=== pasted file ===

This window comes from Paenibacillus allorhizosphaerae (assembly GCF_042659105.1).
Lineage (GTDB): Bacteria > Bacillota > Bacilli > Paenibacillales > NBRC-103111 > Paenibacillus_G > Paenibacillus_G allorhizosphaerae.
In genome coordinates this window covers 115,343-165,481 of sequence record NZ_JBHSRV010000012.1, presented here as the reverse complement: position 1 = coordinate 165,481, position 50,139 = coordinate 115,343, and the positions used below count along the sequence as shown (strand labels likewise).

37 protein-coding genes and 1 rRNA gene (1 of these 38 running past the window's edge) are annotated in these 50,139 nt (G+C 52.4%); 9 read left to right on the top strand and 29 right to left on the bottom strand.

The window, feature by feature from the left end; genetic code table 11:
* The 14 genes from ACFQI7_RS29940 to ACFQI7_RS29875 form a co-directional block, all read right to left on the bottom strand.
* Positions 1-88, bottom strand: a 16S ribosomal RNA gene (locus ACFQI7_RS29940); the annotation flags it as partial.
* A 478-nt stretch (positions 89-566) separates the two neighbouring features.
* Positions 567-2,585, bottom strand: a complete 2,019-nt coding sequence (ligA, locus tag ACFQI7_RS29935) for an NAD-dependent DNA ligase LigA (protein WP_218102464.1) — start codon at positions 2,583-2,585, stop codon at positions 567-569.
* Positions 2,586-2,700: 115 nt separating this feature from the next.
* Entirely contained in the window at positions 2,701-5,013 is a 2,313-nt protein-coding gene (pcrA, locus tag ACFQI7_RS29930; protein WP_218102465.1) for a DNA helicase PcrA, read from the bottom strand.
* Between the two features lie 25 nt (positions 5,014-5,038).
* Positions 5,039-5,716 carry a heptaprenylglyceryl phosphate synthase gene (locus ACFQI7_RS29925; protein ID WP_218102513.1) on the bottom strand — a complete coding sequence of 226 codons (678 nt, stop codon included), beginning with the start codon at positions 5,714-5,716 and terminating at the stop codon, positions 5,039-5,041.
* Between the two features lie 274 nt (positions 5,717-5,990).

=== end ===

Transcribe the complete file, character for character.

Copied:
This window comes from Paenibacillus allorhizosphaerae (assembly GCF_042659105.1).
Lineage (GTDB): Bacteria > Bacillota > Bacilli > Paenibacillales > NBRC-103111 > Paenibacillus_G > Paenibacillus_G allorhizosphaerae.
In genome coordinates this window covers 115,343-165,481 of sequence record NZ_JBHSRV010000012.1, presented here as the reverse complement: position 1 = coordinate 165,481, position 50,139 = coordinate 115,343, and the positions used below count along the sequence as shown (strand labels likewise).

37 protein-coding genes and 1 rRNA gene (1 of these 38 running past the window's edge) are annotated in these 50,139 nt (G+C 52.4%); 9 read left to right on the top strand and 29 right to left on the bottom strand.

The window, feature by feature from the left end; genetic code table 11:
* The 14 genes from ACFQI7_RS29940 to ACFQI7_RS29875 form a co-directional block, all read right to left on the bottom strand.
* Positions 1-88, bottom strand: a 16S ribosomal RNA gene (locus ACFQI7_RS29940); the annotation flags it as partial.
* A 478-nt stretch (positions 89-566) separates the two neighbouring features.
* Positions 567-2,585, bottom strand: a complete 2,019-nt coding sequence (ligA, locus tag ACFQI7_RS29935) for an NAD-dependent DNA ligase LigA (protein WP_218102464.1) — start codon at positions 2,583-2,585, stop codon at positions 567-569.
* Positions 2,586-2,700: 115 nt separating this feature from the next.
* Entirely contained in the window at positions 2,701-5,013 is a 2,313-nt protein-coding gene (pcrA, locus tag ACFQI7_RS29930; protein WP_218102465.1) for a DNA helicase PcrA, read from the bottom strand.
* Between the two features lie 25 nt (positions 5,014-5,038).
* Positions 5,039-5,716 carry a heptaprenylglyceryl phosphate synthase gene (locus ACFQI7_RS29925; protein ID WP_218102513.1) on the bottom strand — a complete coding sequence of 226 codons (678 nt, stop codon included), beginning with the start codon at positions 5,714-5,716 and terminating at the stop codon, positions 5,039-5,041.
* Between the two features lie 274 nt (positions 5,717-5,990).